Whenever someone whines about the lack of value in California they usually point to Napa Cabernet Sauvignon. That's like claiming there's no value in Bordeaux because of Cos-d'Estournel and Château Margaux. That just doesn't compute. Smart buys can be found in California as easily as in Bordeaux.
That became obvious while I was researching "Best of the West for $25 or Less" for the April 30 issue of Wine Spectator. California can overdeliver on quality relative to price with the best of them. And that doesn't mean that consumers have to settle for generic and mass-produced labels that carry broad designations like "California" on the label.
When I conducted a search in January, I found 110 wines tasted in the prior six months priced at $25 or less that scored from 85 to 92 points on our 100-point scale. And not only do those wines offer value, they also give wine drinkers a real sense of place in every glass. The wines from my story hail not only from California but also Oregon and Washington, and a wide range of varietals are represented.
From Mendocino County, for instance, there is Scharffenberger Brut Excellence NV ($19) and Decoy Pinot Noir Anderson Valley 2009 ($22). The Sierra Foothills has a bounty of good Zinfandel like Four Vines Amador County Maverick 2009 ($15), while Monterey County brings on the Chardonnay with good buys such as Bernardus Monterey County 2009 ($22) and Paso Robles deals up Rhône wines such as Tablas Creek Patelin de Tablas Paso Robles 2010 ($20).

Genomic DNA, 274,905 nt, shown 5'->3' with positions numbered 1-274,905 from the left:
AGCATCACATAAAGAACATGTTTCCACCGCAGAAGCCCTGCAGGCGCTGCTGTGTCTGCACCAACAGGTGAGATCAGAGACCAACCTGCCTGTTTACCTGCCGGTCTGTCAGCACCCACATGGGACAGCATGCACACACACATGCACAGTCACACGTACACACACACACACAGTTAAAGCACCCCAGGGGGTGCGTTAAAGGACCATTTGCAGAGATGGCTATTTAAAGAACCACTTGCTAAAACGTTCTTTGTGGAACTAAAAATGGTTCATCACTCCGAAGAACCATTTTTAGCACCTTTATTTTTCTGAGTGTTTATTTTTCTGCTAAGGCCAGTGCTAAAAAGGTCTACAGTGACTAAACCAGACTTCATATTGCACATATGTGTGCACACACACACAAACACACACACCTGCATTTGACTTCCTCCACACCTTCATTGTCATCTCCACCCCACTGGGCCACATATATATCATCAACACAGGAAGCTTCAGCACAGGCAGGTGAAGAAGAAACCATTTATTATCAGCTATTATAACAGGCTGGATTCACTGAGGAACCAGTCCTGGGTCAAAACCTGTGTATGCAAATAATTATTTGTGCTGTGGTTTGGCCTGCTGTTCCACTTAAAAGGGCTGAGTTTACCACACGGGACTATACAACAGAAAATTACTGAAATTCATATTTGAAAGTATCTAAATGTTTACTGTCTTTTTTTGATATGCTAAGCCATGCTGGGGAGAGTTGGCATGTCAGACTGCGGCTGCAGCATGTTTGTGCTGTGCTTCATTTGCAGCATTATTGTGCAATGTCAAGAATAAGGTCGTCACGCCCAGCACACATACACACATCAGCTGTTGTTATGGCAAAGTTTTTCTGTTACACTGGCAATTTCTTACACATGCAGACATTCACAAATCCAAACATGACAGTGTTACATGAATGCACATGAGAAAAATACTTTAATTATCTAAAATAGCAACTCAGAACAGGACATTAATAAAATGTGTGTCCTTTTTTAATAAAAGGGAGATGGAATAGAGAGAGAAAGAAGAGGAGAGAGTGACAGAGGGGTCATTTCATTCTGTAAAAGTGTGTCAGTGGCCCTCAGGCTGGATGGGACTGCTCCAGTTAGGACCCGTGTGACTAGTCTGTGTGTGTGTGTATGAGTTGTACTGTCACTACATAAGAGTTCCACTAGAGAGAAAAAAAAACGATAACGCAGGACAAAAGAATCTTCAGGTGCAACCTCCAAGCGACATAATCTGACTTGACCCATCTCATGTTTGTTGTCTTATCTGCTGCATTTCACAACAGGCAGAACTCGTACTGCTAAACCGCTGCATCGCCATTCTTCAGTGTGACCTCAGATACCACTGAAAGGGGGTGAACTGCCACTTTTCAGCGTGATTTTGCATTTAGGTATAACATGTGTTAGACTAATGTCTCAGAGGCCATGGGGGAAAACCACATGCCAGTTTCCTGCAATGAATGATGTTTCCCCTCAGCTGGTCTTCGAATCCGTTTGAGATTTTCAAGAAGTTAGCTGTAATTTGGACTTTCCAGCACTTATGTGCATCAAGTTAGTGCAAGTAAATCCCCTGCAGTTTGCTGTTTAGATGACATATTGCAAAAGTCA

In Oregon, the price of Pinot Noir has been inching up in recent years but there are still plenty of fine values, even from Willamette Valley, including Redhawk Willamette Valley Grateful Red 2009 ($15) and Argyle Willamette Valley 2009 ($25.) Washington's Columbia Valley has a solid reputation for delivering bang for the buck, particularly when it comes to Cabernets such as Gordon Brothers Columbia Valley 2009 ($22).
When it comes to versatility at a fair price, no region delivers the range of Sonoma County, whether it is Dry Creek Fume Blanc Sonoma County 2010 ($12), Cline Pinot Noir Sonoma Coast Cool Climate 2009 ($17) or Frei Brothers Merlot Dry Creek Reserve 2008 ($20).
Look for the April 30 issue for a full list of wines and profiles of each of the regions, and let me know what wines, wineries and regions you would add to the list.